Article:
- Mirrors cannot be held tightly, they deform under even slight pressure, they need to be free to move.

- Of all the designs, Newtonians are the simplest, they have only 1 curved surface and 1 flat surface. This means that collimation tolerances are greater because there are not two or more curved elements that must be precisely aligned. One could build a Newtonian that is sufficiently robust, sufficiently stiff, that it would not require frequent collimation but it would be far heavier and far more expensive... The need to collimate is a small price to pay for the portability.

Other scopes do require collimation but generally the end user is only required to do the final step because of the precision required for a full alignment. When one collimates an SCT, the assumption is that the corrector is centered and in the proper rotation. A refractor that does go out of collimation, may require a trip back to the factory. The fact that the owner cannot fully collimate a scope means that it has to be much more robust so that it will remain collimated under severe conditions.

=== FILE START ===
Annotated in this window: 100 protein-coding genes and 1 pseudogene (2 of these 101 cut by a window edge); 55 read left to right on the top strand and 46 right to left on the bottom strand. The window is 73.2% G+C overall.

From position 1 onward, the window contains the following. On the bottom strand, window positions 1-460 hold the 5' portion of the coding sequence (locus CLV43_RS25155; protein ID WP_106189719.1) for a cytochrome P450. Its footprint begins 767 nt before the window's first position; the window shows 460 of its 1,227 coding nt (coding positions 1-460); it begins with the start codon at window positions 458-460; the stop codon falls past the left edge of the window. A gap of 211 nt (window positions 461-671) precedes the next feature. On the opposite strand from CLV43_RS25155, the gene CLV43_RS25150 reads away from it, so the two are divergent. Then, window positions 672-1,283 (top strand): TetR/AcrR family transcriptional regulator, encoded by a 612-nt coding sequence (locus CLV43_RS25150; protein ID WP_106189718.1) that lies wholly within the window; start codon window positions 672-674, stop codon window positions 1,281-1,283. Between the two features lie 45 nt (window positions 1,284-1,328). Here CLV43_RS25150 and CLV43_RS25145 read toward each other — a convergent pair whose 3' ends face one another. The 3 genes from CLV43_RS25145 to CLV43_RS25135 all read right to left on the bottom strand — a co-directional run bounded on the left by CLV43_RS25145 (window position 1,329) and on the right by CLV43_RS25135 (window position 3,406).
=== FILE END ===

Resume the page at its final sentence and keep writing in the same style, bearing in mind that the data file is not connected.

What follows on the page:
Jon

#12 Tony Flanders

Tony Flanders

    Voyager 1

  • *****
  • Posts: 11301
  • Joined: 18 May 2006
  • Loc: Cambridge, MA, USA

Posted 19 June 2013 - 12:21 PM

Newtonians require attention to collimation .. There are couple of reasons for this...

- Mirrors cannot be held tightly, they deform under even slight pressure, they need to be free to move.


Yeah, but ...

If that's true for Newtonians, why isn't it true for SCTs of the same aperture? After all, the primary mirror of an SCT is roughly f/2, so its collimation tolerances are truly critical, much worse than for an f/5 Newt. Yet as noted, SCTs go out of collimation less fequently than Newts.

#13 brianb11213

brianb11213

    Cosmos

  • *****
  • Posts: 9047
  • Joined: 25 Feb 2009
  • Loc: 55.215N 6.554W